6. Its hard not to approach this book knowing that it was written by the guy who wrote Under the Volcano (which very well might be my favorite novel) and just because he wrote UtV, I wanted to give this novella a bunch of leeway (but it actually set my expectations too high). Originally I was going to give it 3 stars, but truthfully I didn't enjoy it very much. The drunken stream of consciousness of UtV was replaced with a story about his time in a mental institution, and the bulk of the story focu [...]

    7. A drunken sailor, Plantagenet, staggers through the streets of New York, his mind torn and ragged, and his only hope of salvation the city's mental hospital. Inside the hospital, and in-between bouts of delirium and horrific visions, he makes friends with a few of the inhabitants, all of whom are struggling to understand their place in the institution, as they once struggled to understand their place in the wider world.Plantagenet's immurement gradually reveals the degenerate behaviour of the pa [...]

    8. Lowry had only two books published during his lifetime - Ultramarine and Under the Volcano. Lunar Caustic, a novella, was edited from several drafts by Lowry's widow and his literary executor. An earlier version had been submitted for publication to a magazine, but Lowry had withdrawn it. Partly auto-biographical, as was much of Lowry's fiction, it's also typical of him. A sailor voluntarily commits himself to a lunatic asylum in New York, the novella describes his time there, the people he meet [...]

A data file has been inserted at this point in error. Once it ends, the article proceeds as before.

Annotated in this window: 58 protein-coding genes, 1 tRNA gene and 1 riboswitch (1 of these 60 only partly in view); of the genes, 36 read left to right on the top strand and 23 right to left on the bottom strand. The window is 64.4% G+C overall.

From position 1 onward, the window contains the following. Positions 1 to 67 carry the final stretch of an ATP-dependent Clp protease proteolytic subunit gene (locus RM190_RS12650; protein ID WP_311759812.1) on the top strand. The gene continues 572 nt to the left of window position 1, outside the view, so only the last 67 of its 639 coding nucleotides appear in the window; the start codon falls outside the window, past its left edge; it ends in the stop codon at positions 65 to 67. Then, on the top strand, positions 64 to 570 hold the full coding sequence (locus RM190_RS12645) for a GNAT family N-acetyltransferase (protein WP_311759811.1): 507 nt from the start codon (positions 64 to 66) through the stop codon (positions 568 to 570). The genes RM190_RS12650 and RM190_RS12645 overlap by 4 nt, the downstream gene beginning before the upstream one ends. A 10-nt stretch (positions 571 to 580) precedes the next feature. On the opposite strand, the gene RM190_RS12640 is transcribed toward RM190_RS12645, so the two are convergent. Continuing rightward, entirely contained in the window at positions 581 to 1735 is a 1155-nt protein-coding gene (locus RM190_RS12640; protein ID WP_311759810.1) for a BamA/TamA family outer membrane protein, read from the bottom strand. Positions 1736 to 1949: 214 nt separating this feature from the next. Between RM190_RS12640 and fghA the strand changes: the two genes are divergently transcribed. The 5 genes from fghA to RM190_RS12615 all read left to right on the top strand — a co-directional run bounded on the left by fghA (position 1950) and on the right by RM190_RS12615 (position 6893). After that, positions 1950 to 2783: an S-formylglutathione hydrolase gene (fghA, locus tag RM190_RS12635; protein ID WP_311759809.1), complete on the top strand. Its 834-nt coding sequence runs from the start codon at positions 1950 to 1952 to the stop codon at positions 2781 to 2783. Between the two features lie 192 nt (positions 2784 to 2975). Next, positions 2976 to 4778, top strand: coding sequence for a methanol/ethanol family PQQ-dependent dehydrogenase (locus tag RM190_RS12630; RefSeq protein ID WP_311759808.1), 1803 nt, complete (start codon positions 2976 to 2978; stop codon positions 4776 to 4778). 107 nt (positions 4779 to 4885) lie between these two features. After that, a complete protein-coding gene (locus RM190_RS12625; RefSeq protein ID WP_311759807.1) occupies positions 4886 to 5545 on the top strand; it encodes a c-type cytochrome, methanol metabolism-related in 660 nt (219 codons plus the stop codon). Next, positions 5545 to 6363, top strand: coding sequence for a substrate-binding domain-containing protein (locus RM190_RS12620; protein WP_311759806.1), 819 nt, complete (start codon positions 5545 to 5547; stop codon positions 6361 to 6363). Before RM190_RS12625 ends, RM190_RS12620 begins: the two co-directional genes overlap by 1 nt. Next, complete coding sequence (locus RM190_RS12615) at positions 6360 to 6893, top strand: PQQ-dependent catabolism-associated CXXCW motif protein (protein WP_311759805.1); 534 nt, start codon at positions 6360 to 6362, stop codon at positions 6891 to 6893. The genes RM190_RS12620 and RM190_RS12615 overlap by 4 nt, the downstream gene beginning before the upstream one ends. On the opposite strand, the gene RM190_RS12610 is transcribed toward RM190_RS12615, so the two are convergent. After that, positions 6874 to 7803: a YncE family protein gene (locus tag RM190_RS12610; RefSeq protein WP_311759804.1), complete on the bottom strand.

9. This is a novella about an alcoholic finding himself in a mental hospital in New York after a binge. I assume it's based on the author's own experience as he had a serious alcohol problem, and this certainly has the kind of quality of harsh truthfulness about it that's hard to fake. An obsession with Melville is evident throughout - the doctor's even called Claggart. There's little in the way of story, but the writing's brilliant, although Lowry's hyper-poetic style won't be for everybody. "Unde [...]

    10. Ce petit bouquin sur la maladie mentale a sûrement été lu par ceux qui ont fait la music video «Basket Case » de Green Day ou bien encore le film One Flew Over the Cuckoos Nest. La matière tragi-comique est cependant mieux traité dans ces œuvres mentionnés, car le livre ne réussit jamais á décoller et fait plutôt penser á un très mauvais trip.

    11. Not really my cup of teaAfter a promising beginning, that novella descends into a tedious mess of overly symbolic, but completely pointless stream-of-consciousness ramblings, without any hint of a plot. The end is good again - if only the whole book had been written like that!

    12. A quick, fascinating read that makes you muddle through some dark waters before shining a terrifyingly bright light of malice and melancholy in your eyes. I was happy to finish it - like walking out of a fun house when the power's gone dead.

    13. Haunting story of a man staying at a psych ward to treat his alcoholism. His own mind becomes the prison as he experience visions of his time as a sailor mixed with his experiences in the ward.

    14. No es una obra maestra como Bajo el volcán, eso está claro. Pero tiene momentos emotivos y sumamente poéticos que la convierten en una pequeña y entrañable historia.